Years later, I was elected coordinator of International Philosophers for Peace, and still hold that responsibility in Europe, at a meeting in Moscow, in 1990. I recently authored a declaration on behalf of this group, IPPNO, at a meeting in Hyderabad. When I was in India at the Grand Global peace meet back in January, we watched dumbfounded on an Indian television screen as the Charlie Hebdo massacre took place and then thousands of Parisians lined the street to protest and pledge solidarity. It was a moving moment. A wise man once said that every human being has two citizenships on earth, their own country and that of France. Since then I have attended countless peace meetings throughout eh world, and spoken and lectured and written for some 30 years on the need for peace instead of war. I have spoken at UNESCO headquarters in Paris, at interfaith events there, in the grand Mosque, int eh main Synagogue and at Christian churches. I have spent hours studying in the Bibliotheque Nationale and also in the Sorbonne.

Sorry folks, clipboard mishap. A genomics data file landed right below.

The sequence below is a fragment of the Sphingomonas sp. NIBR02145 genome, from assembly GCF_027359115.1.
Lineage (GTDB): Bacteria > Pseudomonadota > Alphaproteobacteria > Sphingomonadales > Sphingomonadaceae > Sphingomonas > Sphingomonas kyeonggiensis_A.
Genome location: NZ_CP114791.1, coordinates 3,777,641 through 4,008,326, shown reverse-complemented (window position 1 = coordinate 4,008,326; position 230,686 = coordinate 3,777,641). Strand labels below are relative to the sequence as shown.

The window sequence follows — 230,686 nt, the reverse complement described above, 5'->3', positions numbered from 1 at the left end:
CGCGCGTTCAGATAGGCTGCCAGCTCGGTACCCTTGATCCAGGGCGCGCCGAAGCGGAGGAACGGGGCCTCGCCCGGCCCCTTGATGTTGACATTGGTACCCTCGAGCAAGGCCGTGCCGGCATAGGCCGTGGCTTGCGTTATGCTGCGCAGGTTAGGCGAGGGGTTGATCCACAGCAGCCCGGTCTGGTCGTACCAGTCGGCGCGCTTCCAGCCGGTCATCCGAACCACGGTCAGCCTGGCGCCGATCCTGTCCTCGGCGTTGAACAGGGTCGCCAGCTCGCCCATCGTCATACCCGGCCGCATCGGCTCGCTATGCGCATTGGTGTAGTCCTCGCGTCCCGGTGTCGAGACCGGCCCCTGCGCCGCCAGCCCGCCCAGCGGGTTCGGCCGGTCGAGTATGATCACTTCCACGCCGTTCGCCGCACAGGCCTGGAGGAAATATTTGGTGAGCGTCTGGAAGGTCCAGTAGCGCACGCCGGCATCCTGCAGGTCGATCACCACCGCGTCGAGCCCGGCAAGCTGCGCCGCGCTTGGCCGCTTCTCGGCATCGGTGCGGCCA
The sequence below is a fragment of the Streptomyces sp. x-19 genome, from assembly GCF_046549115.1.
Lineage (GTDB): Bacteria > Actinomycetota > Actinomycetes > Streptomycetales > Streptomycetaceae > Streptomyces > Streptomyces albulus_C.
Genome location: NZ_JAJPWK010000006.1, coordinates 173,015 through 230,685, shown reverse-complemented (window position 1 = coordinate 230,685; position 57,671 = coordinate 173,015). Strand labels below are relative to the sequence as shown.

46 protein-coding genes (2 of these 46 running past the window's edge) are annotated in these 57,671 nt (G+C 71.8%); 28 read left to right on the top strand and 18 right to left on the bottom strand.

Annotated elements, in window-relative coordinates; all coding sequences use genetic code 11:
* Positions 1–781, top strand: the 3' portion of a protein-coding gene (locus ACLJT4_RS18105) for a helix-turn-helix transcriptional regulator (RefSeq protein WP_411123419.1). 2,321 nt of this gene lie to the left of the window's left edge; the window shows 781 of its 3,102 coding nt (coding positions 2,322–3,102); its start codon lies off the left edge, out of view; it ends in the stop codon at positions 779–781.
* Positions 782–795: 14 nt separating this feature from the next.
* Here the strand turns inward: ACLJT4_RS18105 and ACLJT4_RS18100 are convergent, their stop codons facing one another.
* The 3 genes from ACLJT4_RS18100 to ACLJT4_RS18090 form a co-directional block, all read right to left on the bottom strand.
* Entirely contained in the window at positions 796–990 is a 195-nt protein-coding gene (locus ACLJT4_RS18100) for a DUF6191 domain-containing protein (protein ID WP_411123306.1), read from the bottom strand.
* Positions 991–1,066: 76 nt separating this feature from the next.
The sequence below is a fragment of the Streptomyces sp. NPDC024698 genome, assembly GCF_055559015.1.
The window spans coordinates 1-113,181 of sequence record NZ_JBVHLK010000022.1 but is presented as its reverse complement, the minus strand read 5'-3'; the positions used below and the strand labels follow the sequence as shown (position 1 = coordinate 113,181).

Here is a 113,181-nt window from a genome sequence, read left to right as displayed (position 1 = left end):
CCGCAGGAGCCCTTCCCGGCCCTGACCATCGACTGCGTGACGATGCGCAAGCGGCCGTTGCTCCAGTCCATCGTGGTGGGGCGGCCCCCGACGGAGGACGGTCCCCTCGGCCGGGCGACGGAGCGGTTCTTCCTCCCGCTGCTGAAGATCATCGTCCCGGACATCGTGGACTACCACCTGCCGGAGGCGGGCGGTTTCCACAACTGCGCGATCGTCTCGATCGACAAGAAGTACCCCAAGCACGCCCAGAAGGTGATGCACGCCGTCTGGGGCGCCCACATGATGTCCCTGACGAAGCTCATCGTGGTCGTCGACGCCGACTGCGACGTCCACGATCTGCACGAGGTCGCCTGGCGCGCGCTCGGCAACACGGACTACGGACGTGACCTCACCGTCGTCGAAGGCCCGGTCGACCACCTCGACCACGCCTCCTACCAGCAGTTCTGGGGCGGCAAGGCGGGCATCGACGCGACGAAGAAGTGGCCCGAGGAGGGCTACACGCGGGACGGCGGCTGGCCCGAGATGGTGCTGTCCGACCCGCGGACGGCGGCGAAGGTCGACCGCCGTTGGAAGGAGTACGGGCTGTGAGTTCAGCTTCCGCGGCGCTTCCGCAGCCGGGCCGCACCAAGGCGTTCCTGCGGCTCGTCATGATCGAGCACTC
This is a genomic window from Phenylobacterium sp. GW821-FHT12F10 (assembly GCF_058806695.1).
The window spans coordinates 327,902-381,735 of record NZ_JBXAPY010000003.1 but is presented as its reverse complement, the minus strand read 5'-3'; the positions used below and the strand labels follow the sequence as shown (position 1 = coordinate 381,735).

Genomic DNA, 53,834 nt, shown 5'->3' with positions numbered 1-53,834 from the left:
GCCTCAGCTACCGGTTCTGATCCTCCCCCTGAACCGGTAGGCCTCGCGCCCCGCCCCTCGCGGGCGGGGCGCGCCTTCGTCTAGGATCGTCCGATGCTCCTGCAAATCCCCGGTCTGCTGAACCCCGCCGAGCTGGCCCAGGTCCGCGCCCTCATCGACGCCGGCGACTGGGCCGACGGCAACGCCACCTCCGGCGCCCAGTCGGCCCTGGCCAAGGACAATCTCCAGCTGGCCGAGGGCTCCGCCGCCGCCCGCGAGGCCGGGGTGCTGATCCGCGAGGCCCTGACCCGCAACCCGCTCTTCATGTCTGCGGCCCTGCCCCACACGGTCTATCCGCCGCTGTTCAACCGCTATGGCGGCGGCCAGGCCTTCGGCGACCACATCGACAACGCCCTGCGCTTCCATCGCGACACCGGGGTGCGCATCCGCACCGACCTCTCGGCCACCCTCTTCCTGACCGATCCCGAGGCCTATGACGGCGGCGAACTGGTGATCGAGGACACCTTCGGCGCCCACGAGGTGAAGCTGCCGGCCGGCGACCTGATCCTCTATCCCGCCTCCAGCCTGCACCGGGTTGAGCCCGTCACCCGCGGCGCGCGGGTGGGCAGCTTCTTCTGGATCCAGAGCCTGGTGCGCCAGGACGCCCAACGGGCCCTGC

Here at the castle we have a full French flag displayed in the Great Hall, which was given to my mother, Eileen Daffern, when she became an honourary French citizen of Dieppe, in honour of her many years work as a French language teacher in Brighton schools, taking parties of schoolchildren across the channel, year after year. (One of her former students is now the only green Lord in the UK House of Lords, Baroness Jenny Jones, who is also active on peace issues). Every Summer we used to go as a family on holiday to the South of France: Collioure, Juan les Pins, Le Brusc… France is such a beautiful country, and the people are so romantic and eccentrically wonderful – why would anybody want to harm them ? Years later I visited Fontrevault Abbey, where the remains of Isabel of Angouleme, wife of King John, Eleanor of Aquitaine, King Richard the Lionheart and most of the other Plantagenet monarchs are buried (King John himself is in Worcester Cathedral). I have also prayed at the tomb of William 1st in Caen. I should add that my father’s family, Dafferns, were of Norman origins, the name being originally De La Fern.